At a time when Whitehall faces unprecedented cuts, and with a new ministerial management team in charge, it could be assumed that there would be a premium on experience and stability among top officials.
In fact, since the election, there has been an unprecedented level of churn at the top level.
By the first anniversary of the government, of 16 departments, only six will not have had a change of permanent secretary – so ministers, all of whom have with under a year’s experience in all those departments, will all have someone with less experience at the top.
|Department||Change since May||Any prior dept experience||In dept in May 2010?|
|DfiD||Y||To be appointed||N|
What the new appointments make clear is that prior departmental experience is not a prerequisite for promotion. Out of nine departments with new permanent secretaries (DfID is still recruiting) only two had immediate prior experience – at Department of Health and Ministry of Defence. However, the new permanent secretary at the Foreign and Commonwealth Office was a career diplomat who did a brief stint outside the department.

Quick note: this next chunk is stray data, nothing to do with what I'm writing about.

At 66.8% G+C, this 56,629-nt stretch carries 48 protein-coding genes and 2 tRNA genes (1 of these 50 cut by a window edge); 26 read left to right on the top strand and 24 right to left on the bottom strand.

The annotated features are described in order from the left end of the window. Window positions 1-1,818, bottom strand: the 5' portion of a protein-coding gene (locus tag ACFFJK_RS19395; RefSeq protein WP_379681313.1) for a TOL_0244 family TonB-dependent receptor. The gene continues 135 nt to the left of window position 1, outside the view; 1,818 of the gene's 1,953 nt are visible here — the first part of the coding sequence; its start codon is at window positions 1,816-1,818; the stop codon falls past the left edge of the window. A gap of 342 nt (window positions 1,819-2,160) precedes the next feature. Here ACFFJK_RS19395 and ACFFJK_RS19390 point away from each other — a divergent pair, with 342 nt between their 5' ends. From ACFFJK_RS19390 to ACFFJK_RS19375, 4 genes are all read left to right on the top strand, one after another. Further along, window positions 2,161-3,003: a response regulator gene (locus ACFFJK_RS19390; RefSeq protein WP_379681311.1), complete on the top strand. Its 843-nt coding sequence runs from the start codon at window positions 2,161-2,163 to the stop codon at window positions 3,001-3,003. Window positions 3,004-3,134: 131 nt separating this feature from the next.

Five of the new permanent secretaries have never worked in the departments to which they have been appointed – though Sir Bob Kerslake at the Department of Communities and Local Government headed up one of their big agencies and had a long track record in local government.
The Treasury and the Foreign and Commonwealth Office stand out as the departments that still promote their own – for the rest it’s the exception, not the rule.
Skills over knowledge
This all demonstrates the extent to which permanent secretaries are now valued for their generic leadership and management skills rather than any in-depth knowledge of departmental business.
But at a time when unprecedented cuts are being implemented, it might help to know where the bodies are buried and where the landmines are. As it is, the new permanent secretaries will be playing catch up with their ministers.